Kirwa also uses social media, and his #AgribusinessTalk254 chats to reach young farmers. “Most young people are on social media, and it’s a free platform where I can reach out and tell them more about agriculture.”
This is important, he says, to break stereotypes about the industry. “Young people don’t choose agri-business because they see it as failure or for those who didn’t go to school,” he says.
Before launching iAgribizAfrica, Kirwa studied agri-business management at Kenya's Egerton University.
“As someone who has gone to university, I want to show them that I’ve been to school and gone back to the farm and been successful. They can do that too if they’re passionate,” he says.
Positive role models like Kirwa are important, says Luke Meterlekamp. A postdoctoral fellow at Rhodes University in South Africa, his is among the few works to examine youth attitudes, expectations and experiences in agriculture in Sub-Saharan Africa.
“There is a willingness and a hunger among young people to be involved in the agricultural system and a receptiveness to doing things differently,” says Meterlekamp.
Despite this, and high levels of unemployment, he says young people are turning their backs on the industry.
“There’s negativity driven in part because they’re not seeing examples of the opportunities in the sector, and partly because of the drudgery and hard work associated with traditional subsistence agriculture,” he explains.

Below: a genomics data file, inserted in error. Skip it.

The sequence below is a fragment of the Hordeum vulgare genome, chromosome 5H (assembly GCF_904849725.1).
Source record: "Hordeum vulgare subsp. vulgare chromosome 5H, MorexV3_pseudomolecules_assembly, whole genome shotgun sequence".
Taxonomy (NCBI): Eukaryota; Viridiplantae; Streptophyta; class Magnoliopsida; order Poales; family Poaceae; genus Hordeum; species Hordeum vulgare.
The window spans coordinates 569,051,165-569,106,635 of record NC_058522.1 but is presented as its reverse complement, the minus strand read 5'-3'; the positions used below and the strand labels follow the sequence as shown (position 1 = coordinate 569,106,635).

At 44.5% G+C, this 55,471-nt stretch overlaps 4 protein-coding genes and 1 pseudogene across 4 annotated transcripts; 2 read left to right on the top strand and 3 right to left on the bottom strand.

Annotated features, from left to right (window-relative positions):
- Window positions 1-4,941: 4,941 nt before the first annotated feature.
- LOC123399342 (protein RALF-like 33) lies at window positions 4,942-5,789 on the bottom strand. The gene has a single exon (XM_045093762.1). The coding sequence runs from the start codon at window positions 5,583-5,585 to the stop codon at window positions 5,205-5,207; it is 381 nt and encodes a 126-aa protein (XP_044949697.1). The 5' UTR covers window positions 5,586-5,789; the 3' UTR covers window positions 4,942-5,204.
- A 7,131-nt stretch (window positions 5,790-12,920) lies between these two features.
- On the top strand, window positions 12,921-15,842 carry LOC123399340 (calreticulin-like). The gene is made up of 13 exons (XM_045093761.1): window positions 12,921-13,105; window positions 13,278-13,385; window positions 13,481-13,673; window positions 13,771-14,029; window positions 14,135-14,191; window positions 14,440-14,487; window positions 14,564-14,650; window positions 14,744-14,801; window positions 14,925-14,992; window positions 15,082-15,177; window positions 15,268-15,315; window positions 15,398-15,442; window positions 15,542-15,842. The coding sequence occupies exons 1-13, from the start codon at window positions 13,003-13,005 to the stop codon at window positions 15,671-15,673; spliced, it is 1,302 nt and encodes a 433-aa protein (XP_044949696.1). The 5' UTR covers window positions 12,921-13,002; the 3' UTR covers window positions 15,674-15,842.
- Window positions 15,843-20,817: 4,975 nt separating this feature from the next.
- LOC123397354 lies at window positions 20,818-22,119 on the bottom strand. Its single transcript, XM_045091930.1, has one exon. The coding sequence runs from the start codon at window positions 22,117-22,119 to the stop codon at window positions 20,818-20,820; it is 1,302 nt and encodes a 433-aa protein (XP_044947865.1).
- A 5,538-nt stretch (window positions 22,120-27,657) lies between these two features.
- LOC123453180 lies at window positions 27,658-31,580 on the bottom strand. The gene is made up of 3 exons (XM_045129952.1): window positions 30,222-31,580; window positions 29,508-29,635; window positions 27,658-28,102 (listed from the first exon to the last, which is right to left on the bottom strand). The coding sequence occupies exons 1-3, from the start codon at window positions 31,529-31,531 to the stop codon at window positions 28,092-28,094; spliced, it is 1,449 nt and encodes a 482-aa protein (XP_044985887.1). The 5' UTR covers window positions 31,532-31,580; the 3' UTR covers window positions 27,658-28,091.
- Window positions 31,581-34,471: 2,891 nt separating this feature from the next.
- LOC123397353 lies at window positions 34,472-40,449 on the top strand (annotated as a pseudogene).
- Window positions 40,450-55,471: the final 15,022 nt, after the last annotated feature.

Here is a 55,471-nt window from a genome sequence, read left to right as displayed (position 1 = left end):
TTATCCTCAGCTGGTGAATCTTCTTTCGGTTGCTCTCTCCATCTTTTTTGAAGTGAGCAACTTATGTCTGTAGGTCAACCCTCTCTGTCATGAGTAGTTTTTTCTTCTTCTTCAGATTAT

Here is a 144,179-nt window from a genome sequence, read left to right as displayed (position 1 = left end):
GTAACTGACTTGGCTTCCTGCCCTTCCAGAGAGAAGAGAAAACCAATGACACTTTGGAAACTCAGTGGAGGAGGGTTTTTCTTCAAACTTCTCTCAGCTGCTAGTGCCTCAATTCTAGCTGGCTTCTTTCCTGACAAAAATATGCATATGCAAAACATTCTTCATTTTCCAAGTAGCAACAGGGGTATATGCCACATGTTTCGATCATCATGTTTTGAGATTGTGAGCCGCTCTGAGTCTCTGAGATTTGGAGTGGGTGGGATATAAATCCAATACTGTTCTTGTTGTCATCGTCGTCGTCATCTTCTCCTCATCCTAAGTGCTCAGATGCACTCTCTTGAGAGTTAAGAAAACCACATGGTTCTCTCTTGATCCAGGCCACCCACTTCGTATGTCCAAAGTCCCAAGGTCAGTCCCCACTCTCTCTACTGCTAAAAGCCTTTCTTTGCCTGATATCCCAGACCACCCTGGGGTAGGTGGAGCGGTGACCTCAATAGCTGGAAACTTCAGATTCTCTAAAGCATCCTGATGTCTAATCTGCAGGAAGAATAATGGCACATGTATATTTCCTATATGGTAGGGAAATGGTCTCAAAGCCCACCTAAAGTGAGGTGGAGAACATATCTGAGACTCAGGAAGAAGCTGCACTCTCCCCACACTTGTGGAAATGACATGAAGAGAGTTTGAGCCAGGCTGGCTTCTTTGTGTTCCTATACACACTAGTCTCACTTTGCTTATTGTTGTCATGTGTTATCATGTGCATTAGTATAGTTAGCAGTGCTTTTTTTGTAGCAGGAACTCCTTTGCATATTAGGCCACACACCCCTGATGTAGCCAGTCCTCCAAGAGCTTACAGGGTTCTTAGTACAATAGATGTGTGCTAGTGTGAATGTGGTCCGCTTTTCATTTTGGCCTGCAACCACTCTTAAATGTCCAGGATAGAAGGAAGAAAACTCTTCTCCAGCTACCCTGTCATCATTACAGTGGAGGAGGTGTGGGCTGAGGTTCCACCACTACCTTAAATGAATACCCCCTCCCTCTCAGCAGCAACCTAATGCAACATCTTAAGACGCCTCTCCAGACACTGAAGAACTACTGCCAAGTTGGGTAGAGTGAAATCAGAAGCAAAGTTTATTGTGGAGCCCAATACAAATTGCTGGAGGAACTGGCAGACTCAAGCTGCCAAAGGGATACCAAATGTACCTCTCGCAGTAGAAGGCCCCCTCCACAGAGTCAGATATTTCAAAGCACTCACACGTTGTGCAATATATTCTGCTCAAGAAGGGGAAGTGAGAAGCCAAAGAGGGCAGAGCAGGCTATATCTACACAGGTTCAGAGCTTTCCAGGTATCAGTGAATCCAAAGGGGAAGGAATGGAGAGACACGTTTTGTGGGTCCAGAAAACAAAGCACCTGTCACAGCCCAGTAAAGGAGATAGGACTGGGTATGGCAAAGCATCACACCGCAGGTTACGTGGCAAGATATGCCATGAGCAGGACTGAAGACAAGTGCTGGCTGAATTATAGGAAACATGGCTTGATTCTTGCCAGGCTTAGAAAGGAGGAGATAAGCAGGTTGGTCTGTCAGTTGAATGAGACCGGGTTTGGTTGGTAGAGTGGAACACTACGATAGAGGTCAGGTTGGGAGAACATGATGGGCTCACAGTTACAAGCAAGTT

“If you want to get into farming, you have to do the research first, just as you would do with any other enterprise.”
Rodgers Kirwa, iAgribiz Africa
While his work focused on South Africa, where unemployment rates are as high as 50 per cent, it has value elsewhere in Africa where agriculture is seen as one of the pathways to addressing youth unemployment.
Indeed, the farming sector accounts for up to 60 per cent of African jobs, according to a 2019 report on Africa's youth from the Mo Ibrahim Foundation. .
“Agriculture is expected to remain the main pool of employment opportunities for Sub-Saharan African youth in the foreseeable future,” the report says.
According to Meterlekamp, positive examples can help make that a reality. “By encouraging positive role models, we can help young people break the cycle,” he says.
However, he says it is also important to couch these stories within the larger narratives about enterprise.
“When we think about farming, we tend to think about the farmer and not the enterprise,” he says. Instead, stories should demonstrate the range of skills needed to run a small farming business including everything from working the land, to marketing and financial planning.
Business of farming